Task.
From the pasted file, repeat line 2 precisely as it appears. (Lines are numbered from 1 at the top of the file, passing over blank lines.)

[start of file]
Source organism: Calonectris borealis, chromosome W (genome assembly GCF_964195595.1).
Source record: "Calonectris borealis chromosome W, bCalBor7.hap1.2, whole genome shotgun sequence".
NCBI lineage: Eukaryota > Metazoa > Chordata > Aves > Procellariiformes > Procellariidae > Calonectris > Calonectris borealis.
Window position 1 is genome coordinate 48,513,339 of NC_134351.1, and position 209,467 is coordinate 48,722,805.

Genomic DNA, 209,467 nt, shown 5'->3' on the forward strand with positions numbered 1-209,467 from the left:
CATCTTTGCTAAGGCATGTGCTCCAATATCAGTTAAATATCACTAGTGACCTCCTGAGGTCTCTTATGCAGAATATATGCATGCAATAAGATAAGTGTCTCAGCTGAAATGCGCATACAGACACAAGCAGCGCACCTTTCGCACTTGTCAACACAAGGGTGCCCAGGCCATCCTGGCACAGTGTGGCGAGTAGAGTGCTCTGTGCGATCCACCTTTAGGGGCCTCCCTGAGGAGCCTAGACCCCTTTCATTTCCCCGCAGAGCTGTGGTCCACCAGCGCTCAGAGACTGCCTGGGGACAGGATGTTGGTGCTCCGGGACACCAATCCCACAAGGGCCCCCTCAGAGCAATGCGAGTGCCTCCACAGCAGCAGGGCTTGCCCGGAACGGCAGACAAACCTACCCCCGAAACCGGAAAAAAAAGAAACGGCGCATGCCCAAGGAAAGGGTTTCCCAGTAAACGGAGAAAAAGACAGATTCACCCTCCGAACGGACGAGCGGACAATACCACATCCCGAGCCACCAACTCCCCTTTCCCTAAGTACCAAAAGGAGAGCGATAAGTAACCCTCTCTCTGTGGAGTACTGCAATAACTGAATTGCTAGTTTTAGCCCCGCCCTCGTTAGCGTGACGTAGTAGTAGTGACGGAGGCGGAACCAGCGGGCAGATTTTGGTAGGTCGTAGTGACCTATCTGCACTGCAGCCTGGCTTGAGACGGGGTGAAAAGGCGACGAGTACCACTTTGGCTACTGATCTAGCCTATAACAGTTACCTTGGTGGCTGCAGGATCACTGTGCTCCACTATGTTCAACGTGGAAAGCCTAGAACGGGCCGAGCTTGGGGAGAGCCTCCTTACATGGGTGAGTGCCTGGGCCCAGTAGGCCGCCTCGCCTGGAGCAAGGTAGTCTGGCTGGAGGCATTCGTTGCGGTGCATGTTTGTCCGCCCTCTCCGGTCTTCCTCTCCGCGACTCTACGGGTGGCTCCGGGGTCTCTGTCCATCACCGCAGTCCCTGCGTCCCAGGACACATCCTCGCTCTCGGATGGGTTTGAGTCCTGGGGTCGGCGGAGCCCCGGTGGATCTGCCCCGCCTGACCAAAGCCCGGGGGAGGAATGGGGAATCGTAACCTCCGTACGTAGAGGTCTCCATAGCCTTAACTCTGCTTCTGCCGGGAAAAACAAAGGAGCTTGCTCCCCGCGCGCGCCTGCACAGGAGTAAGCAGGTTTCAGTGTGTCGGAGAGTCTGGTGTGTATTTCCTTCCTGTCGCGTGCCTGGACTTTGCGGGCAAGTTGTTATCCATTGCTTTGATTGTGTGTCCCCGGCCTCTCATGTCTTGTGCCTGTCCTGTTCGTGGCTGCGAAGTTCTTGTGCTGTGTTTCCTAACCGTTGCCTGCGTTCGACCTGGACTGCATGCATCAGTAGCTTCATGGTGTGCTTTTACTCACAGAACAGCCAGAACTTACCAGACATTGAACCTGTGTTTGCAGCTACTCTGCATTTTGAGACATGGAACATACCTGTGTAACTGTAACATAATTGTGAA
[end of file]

Source record: "Calonectris borealis chromosome W, bCalBor7.hap1.2, whole genome shotgun sequence".